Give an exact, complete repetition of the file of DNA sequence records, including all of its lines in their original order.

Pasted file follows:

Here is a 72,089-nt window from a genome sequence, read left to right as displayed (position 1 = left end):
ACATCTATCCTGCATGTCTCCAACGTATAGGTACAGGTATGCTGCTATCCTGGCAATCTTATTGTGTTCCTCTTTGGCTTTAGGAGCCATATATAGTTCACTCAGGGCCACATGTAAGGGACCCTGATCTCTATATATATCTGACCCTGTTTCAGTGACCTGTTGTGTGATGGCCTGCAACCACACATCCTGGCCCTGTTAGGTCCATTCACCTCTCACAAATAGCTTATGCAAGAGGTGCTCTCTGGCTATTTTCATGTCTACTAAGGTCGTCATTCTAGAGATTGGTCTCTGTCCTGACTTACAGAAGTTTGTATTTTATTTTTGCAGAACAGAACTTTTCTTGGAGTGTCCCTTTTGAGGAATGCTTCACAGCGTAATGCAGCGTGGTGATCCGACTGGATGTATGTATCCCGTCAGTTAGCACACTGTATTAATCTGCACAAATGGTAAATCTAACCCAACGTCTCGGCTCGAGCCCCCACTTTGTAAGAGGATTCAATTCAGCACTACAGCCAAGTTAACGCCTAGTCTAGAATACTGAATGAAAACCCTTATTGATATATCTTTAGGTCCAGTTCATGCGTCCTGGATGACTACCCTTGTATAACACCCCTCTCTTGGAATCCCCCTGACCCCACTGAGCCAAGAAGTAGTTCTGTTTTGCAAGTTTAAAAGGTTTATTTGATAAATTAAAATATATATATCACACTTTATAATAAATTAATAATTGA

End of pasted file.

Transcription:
Here is a 72,089-nt window from a genome sequence, read left to right as displayed (position 1 = left end):
ACATCTATCCTGCATGTCTCCAACGTATAGGTACAGGTATGCTGCTATCCTGGCAATCTTATTGTGTTCCTCTTTGGCTTTAGGAGCCATATATAGTTCACTCAGGGCCACATGTAAGGGACCCTGATCTCTATATATATCTGACCCTGTTTCAGTGACCTGTTGTGTGATGGCCTGCAACCACACATCCTGGCCCTGTTAGGTCCATTCACCTCTCACAAATAGCTTATGCAAGAGGTGCTCTCTGGCTATTTTCATGTCTACTAAGGTCGTCATTCTAGAGATTGGTCTCTGTCCTGACTTACAGAAGTTTGTATTTTATTTTTGCAGAACAGAACTTTTCTTGGAGTGTCCCTTTTGAGGAATGCTTCACAGCGTAATGCAGCGTGGTGATCCGACTGGATGTATGTATCCCGTCAGTTAGCACACTGTATTAATCTGCACAAATGGTAAATCTAACCCAACGTCTCGGCTCGAGCCCCCACTTTGTAAGAGGATTCAATTCAGCACTACAGCCAAGTTAACGCCTAGTCTAGAATACTGAATGAAAACCCTTATTGATATATCTTTAGGTCCAGTTCATGCGTCCTGGATGACTACCCTTGTATAACACCCCTCTCTTGGAATCCCCCTGACCCCACTGAGCCAAGAAGTAGTTCTGTTTTGCAAGTTTAAAAGGTTTATTTGATAAATTAAAATATATATATCACACTTTATAATAAATTAATAATTGA